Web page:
Research Perspectives:

Bone marrow adipocytes provide early sign for progression from MGUS to multiple myeloma

Bilal M. El-Masri, Benedeta Leka, Fatima Mustapha, Michael Tveden Gundesen, Maja Hinge, Thomas Lund, Thomas L. Andersen _, Marta Diaz-delCastillo _ and Abbas Jafari _

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Oncotarget. 2024; 15:20-26. https://doi.org/10.18632/oncotarget.28548

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Bilal M. El-Masri1,2, Benedeta Leka3, Fatima Mustapha4, Michael Tveden Gundesen5, Maja Hinge6, Thomas Lund5, Thomas L. Andersen1,2,4,7, Marta Diaz-delCastillo1,4 and Abbas Jafari3

1 Danish Spatial Imaging Consortium (DanSIC)

2 Department of Clinical Research, Molecular Bone Histology (MBH) Lab, University of Southern Denmark, Odense, Denmark

3 Department of Cellular and Molecular Medicine, University of Copenhagen, Copenhagen, Denmark

4 Department of Forensic Medicine, Molecular Bone Histology (MBH) Lab, University of Aarhus, Aarhus, Denmark

5 Department of Hematology Odense University Hospital, Odense, Denmark

6 Department of Hematology, Lillebaelt Hospital, Vejle, Denmark

7 Department of Pathology, Odense University Hospital, Odense, Denmark

Correspondence to:

Abbas Jafari, email: [email protected]
Marta Diaz-delCastillo, email: [email protected]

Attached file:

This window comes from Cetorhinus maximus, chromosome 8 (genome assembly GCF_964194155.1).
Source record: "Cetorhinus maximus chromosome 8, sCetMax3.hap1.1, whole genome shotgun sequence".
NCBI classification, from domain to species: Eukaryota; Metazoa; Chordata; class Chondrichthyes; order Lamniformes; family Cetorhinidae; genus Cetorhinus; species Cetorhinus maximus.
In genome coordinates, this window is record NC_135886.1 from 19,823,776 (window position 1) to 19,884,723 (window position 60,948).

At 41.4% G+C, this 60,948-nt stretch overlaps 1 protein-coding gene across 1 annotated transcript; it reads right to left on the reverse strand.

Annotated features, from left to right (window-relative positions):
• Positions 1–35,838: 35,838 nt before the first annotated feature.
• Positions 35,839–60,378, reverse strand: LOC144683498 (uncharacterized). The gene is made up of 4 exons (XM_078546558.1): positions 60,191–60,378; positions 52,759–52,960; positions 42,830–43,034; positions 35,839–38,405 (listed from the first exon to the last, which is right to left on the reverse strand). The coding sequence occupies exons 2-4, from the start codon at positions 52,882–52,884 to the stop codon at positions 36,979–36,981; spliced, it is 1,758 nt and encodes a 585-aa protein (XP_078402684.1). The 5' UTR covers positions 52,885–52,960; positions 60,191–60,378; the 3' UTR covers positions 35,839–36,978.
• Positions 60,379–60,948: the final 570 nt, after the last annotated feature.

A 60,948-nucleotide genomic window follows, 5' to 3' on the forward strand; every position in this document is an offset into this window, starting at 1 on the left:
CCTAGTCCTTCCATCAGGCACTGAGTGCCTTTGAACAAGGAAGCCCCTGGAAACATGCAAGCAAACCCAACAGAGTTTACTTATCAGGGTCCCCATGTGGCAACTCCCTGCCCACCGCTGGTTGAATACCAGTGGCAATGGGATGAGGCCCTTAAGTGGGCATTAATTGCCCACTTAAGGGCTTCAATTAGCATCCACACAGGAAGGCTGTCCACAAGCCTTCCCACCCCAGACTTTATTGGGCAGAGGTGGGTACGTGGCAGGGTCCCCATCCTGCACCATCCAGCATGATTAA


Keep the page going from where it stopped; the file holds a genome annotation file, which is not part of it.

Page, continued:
Thomas L. Andersen, email: [email protected]

Keywords: multiple myeloma; MGUS; bone marrow adipocyte

Received: October 13, 2023     Accepted: December 28, 2023     Published: January 16, 2024

Copyright: © 2024 El-Masri et al. This is an open access article distributed under the terms of the Creative Commons Attribution License (CC BY 4.0), which permits unrestricted use, distribution, and reproduction in any medium, provided the original author and source are credited.


Multiple Myeloma (MM) is the second most common hematological malignancy and is characterized by clonal expansion of malignant plasma cells in the bone marrow. In spite of recent advances in the field of MM, the disease has remained incurable. MM is preceded by a premalignant state known as monoclonal gammopathy of undetermined significance (MGUS), with a risk of progression to MM of 1% per year. Establishing a scalable approach that refines the identification of MGUS patients at high risk of progression to MM can transform the clinical management of the disease, improve the patient’s quality of life, and will have significant socioeconomic implications. Here, we provide evidence that changes in the bone marrow adipose tissue (BMAT) provide an early sign for progression from MGUS to MM. We employed AI-assisted histological analysis of unstained bone marrow biopsies from MGUS subjects with or without progression to MM within 10 years (n = 24, n = 17 respectively). Although the BMAT fraction was not different between the two groups, bone marrow adipocyte (BMAd) density was decreased in MGUS patients who developed MM, compared to non-progressing MGUS patients. Importantly, the distribution profile for BMAd size and roundness was significantly different between the two groups, indicating a shift toward increased BMAd size and roundness in MGUS patients who developed MM. These early changes in the BMAT could serve as valuable early indicators for the transition from MGUS to MM, potentially enabling timely interventions and personalized treatment strategies. Finally, the AI-based approach for histological characterization of unstained bone marrow biopsies is cost-effective and fast, rendering its clinical implementation feasible.

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